5 things we learned from the Baltimore Ravens' Week 9 win over the Seahawks

2T5J30F Baltimore Ravens wide receiver Odell Beckham Jr. (3) celebrates after catching a 6-yard touchdown pass during the second half of an NFL football game against the Seattle Seahawks, Sunday, Nov. 5, 2023, in Baltimore. (AP Photo/Alex Brandon)

Keaton Mitchell's breakout game: Injuries prevented Mitchell from making an immediate impact, but he got his chance on Sunday and seized it. Of his 138 rushing yards, 100 came on just two carries, one of which was a 40-yard score. If you remove those two long runs, he still averaged 5.4 yards per carry.

Lamar Jackson is PFF’s midseason NFL MVP: PFF released its midseason awards and All-Pro team earlier this week, and the Ravens signal-caller headlined both. He will undoubtedly face stiff competition for the remainder of the season, but it shows how good he has been and how well he has taken to new offensive coordinator Todd Monken’s offense.

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The Baltimore Ravens moved to 7-2 with a dominant Week 9 win over the Seattle Seahawks in Baltimore, Md. 

The Ravens found a new dimension on offense in the form of an undrafted rookie running back. On defense, their strength in depth was on full display.

Here are the five things we learned from Sunday's win.

Pass protection was key

The Ravens' starting offensive line had a near-perfect game against the Seahawks, even if one of the imperfect plays looked costly at the time.

The starting five combined to allow just three total pressures all game. One came from center Tyler Linderbaum, while the other two — including a strip sack by Boye Mafe — came against left tackle Ronnie Stanley.

John Simpson, Kevin Zeitler and Patrick Mekari all went through the game without allowing a single pressure.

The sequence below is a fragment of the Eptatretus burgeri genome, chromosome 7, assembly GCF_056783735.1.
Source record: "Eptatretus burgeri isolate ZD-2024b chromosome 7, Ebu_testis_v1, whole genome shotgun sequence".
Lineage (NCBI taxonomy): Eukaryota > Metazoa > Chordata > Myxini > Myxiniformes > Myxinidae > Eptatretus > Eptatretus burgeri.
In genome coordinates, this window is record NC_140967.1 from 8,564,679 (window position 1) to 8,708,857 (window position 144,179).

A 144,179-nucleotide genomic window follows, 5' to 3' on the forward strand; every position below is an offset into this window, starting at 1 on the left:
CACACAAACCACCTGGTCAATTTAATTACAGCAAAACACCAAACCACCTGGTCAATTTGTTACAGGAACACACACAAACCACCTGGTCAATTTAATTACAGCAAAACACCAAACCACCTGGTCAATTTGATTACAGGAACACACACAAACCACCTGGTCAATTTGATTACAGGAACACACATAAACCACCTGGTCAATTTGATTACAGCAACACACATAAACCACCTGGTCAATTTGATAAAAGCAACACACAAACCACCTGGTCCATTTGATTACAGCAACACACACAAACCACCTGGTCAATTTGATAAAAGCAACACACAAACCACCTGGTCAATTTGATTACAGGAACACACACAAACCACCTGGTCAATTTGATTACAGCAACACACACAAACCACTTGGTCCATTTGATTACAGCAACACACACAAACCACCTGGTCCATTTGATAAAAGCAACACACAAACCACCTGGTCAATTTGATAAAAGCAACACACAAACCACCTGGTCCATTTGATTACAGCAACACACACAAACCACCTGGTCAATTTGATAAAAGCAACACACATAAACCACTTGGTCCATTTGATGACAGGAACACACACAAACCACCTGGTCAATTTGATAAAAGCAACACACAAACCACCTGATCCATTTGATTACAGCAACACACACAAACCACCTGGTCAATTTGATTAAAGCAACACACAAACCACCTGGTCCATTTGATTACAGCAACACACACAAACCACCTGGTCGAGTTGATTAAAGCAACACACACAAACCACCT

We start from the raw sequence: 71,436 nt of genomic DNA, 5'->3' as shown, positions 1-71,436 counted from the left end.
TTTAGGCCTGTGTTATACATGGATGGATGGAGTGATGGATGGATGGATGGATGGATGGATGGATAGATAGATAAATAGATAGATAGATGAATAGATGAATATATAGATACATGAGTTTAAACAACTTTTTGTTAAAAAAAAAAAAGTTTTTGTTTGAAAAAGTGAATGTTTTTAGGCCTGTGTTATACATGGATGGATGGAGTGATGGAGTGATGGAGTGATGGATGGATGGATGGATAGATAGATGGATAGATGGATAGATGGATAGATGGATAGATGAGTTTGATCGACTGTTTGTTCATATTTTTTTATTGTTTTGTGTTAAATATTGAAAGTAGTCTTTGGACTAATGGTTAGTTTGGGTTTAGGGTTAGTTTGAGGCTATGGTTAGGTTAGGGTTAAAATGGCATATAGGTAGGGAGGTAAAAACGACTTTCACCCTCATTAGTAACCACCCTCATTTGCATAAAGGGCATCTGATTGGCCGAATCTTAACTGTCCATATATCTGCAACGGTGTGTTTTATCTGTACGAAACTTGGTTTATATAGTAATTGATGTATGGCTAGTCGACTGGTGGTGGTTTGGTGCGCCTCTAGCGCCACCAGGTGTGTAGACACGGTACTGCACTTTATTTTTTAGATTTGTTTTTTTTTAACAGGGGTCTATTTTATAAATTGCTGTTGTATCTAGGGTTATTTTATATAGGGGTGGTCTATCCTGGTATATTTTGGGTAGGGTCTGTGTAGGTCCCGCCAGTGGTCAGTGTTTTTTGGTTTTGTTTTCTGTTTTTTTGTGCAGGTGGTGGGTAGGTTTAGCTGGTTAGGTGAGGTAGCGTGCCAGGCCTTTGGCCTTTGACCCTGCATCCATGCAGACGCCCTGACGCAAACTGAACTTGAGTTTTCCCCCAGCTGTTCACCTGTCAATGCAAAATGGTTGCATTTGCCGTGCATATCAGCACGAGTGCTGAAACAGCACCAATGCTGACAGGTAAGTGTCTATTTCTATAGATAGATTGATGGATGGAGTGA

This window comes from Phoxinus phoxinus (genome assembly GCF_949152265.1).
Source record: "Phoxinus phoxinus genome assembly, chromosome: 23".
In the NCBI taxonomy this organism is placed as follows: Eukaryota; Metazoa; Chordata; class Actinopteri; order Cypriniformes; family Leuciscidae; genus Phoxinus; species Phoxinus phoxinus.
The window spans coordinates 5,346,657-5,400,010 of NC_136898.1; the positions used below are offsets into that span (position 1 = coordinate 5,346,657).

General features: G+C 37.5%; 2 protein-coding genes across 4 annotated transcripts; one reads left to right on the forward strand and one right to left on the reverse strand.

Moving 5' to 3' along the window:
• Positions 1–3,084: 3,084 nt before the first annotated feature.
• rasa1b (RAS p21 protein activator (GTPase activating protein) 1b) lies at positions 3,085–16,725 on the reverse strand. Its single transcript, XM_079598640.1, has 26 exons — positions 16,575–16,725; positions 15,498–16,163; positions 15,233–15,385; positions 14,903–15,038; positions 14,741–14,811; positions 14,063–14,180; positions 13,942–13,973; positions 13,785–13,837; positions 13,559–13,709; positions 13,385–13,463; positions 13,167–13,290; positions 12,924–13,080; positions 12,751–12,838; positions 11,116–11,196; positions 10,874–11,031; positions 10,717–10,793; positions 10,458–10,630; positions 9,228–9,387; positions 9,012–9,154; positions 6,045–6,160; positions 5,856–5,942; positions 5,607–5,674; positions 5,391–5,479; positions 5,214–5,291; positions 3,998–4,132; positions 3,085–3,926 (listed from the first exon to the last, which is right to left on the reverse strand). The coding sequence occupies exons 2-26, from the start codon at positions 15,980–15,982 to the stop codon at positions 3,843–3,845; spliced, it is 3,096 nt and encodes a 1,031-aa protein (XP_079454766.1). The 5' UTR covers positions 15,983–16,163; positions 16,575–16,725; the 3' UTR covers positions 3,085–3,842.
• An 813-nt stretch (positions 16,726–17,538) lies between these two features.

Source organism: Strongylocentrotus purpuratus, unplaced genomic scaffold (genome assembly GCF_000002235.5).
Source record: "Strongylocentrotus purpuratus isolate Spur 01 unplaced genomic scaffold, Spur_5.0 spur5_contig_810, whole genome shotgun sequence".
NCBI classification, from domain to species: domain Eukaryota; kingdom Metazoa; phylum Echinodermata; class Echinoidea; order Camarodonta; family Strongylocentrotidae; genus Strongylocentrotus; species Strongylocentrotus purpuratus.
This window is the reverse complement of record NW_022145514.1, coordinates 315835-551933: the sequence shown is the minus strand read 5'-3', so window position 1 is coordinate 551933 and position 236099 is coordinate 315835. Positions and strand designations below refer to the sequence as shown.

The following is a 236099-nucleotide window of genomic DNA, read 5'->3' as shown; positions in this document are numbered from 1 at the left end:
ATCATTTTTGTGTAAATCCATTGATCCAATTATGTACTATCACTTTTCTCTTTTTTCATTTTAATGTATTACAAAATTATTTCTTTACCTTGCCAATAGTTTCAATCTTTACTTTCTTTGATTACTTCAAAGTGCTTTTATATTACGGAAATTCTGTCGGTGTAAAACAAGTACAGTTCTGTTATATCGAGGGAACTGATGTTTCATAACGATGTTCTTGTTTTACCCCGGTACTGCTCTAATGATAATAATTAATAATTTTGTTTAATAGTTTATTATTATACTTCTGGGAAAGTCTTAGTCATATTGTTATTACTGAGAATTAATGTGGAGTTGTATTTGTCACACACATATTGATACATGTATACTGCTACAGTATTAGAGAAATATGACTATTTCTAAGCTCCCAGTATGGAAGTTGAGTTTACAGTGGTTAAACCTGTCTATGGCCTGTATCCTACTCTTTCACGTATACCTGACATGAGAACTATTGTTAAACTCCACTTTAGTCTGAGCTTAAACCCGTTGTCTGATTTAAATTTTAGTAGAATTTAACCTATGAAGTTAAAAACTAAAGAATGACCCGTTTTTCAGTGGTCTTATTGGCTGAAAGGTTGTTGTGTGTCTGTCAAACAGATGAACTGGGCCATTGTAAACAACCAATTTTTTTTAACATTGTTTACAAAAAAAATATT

Linderbaum has earned an 82.9 pass-blocking grade through nine weeks, the highest mark among all centers, and he hasn't earned a sub-70.0 grade all year. His development from his rookie year to this year isn’t really a surprise — he was a dominant center in college, after all — but it has been impressive to see how quickly he has cleaned up his diagnosing and handling of stunts.

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Keaton Mitchell's breakout game

If there was one criticism about the Ravens' running game over the first eight weeks of the season, it’s that it lacked a home-run hitter who could finish a run and take it to the end zone. It’s what J.K. Dobbins was supposed to be able to do on his comeback from injury before his season ended in the season opener. Gus Edwards has been a really good running back for the Ravens, too, but that long speed is the one thing he is lacking.

Enter Keaton Mitchell. The undrafted rookie out of East Carolina was one of the best running backs in college football a year ago but went undrafted. With a familial connection to Baltimore — his dad, Anthony Mitchell, is a former free safety who was part of the Ravens Super Bowl 35-winning team — he landed in Baltimore and showed his explosiveness in the preseason, earning a 91.5 rushing grade on seven carries.

Injuries prevented Mitchell from making an immediate impact, but he got his chance on Sunday and seized it. Of his 138 rushing yards, 100 came on just two carries, one of which was a 40-yard score. If you remove those two long runs, he still averaged 5.4 yards per carry.

The first-year back forced eight missed tackles, the most among running backs last week, but that home-run speed just gives defenses another headache to deal with.


Change in how the Ravens use Odell Beckham Jr.